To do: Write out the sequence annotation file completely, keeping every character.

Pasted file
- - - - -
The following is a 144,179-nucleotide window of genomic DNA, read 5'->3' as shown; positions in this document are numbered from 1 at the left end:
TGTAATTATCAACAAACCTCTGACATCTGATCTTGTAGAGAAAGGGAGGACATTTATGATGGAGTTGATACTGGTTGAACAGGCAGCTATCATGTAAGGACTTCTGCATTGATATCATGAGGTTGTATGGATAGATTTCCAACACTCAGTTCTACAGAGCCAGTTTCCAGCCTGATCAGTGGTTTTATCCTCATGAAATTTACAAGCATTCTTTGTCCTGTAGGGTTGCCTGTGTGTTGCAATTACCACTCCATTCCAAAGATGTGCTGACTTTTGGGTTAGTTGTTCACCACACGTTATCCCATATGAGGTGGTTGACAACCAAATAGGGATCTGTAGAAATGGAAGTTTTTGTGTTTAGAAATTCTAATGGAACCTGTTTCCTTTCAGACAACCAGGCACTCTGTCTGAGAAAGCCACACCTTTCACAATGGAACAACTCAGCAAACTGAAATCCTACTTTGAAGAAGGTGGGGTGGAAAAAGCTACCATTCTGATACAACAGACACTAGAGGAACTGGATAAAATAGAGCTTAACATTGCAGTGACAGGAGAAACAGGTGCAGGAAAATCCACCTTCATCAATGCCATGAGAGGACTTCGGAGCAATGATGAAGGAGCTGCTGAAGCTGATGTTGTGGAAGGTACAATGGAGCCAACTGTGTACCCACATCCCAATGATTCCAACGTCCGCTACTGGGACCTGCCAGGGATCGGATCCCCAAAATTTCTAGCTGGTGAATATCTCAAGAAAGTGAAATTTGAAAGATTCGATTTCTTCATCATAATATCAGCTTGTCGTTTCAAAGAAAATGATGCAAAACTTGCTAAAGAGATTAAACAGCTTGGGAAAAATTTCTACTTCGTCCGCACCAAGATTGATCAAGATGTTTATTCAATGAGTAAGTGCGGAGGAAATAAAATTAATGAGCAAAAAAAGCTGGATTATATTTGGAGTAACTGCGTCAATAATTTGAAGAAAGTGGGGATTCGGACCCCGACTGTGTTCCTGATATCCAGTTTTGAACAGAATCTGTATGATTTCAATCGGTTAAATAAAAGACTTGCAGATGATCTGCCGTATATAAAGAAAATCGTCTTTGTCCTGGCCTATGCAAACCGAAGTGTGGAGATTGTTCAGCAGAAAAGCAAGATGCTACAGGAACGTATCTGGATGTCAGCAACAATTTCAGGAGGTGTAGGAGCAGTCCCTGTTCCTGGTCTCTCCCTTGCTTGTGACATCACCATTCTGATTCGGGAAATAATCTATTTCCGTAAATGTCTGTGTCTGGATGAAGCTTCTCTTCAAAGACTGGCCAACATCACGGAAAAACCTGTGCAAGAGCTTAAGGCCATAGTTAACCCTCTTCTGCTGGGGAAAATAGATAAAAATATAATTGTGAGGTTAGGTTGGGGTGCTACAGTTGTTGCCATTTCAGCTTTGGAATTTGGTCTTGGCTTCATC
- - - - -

The following is a 144,179-nucleotide window of genomic DNA, read 5'->3' as shown; positions in this document are numbered from 1 at the left end:
TGTAATTATCAACAAACCTCTGACATCTGATCTTGTAGAGAAAGGGAGGACATTTATGATGGAGTTGATACTGGTTGAACAGGCAGCTATCATGTAAGGACTTCTGCATTGATATCATGAGGTTGTATGGATAGATTTCCAACACTCAGTTCTACAGAGCCAGTTTCCAGCCTGATCAGTGGTTTTATCCTCATGAAATTTACAAGCATTCTTTGTCCTGTAGGGTTGCCTGTGTGTTGCAATTACCACTCCATTCCAAAGATGTGCTGACTTTTGGGTTAGTTGTTCACCACACGTTATCCCATATGAGGTGGTTGACAACCAAATAGGGATCTGTAGAAATGGAAGTTTTTGTGTTTAGAAATTCTAATGGAACCTGTTTCCTTTCAGACAACCAGGCACTCTGTCTGAGAAAGCCACACCTTTCACAATGGAACAACTCAGCAAACTGAAATCCTACTTTGAAGAAGGTGGGGTGGAAAAAGCTACCATTCTGATACAACAGACACTAGAGGAACTGGATAAAATAGAGCTTAACATTGCAGTGACAGGAGAAACAGGTGCAGGAAAATCCACCTTCATCAATGCCATGAGAGGACTTCGGAGCAATGATGAAGGAGCTGCTGAAGCTGATGTTGTGGAAGGTACAATGGAGCCAACTGTGTACCCACATCCCAATGATTCCAACGTCCGCTACTGGGACCTGCCAGGGATCGGATCCCCAAAATTTCTAGCTGGTGAATATCTCAAGAAAGTGAAATTTGAAAGATTCGATTTCTTCATCATAATATCAGCTTGTCGTTTCAAAGAAAATGATGCAAAACTTGCTAAAGAGATTAAACAGCTTGGGAAAAATTTCTACTTCGTCCGCACCAAGATTGATCAAGATGTTTATTCAATGAGTAAGTGCGGAGGAAATAAAATTAATGAGCAAAAAAAGCTGGATTATATTTGGAGTAACTGCGTCAATAATTTGAAGAAAGTGGGGATTCGGACCCCGACTGTGTTCCTGATATCCAGTTTTGAACAGAATCTGTATGATTTCAATCGGTTAAATAAAAGACTTGCAGATGATCTGCCGTATATAAAGAAAATCGTCTTTGTCCTGGCCTATGCAAACCGAAGTGTGGAGATTGTTCAGCAGAAAAGCAAGATGCTACAGGAACGTATCTGGATGTCAGCAACAATTTCAGGAGGTGTAGGAGCAGTCCCTGTTCCTGGTCTCTCCCTTGCTTGTGACATCACCATTCTGATTCGGGAAATAATCTATTTCCGTAAATGTCTGTGTCTGGATGAAGCTTCTCTTCAAAGACTGGCCAACATCACGGAAAAACCTGTGCAAGAGCTTAAGGCCATAGTTAACCCTCTTCTGCTGGGGAAAATAGATAAAAATATAATTGTGAGGTTAGGTTGGGGTGCTACAGTTGTTGCCATTTCAGCTTTGGAATTTGGTCTTGGCTTCATC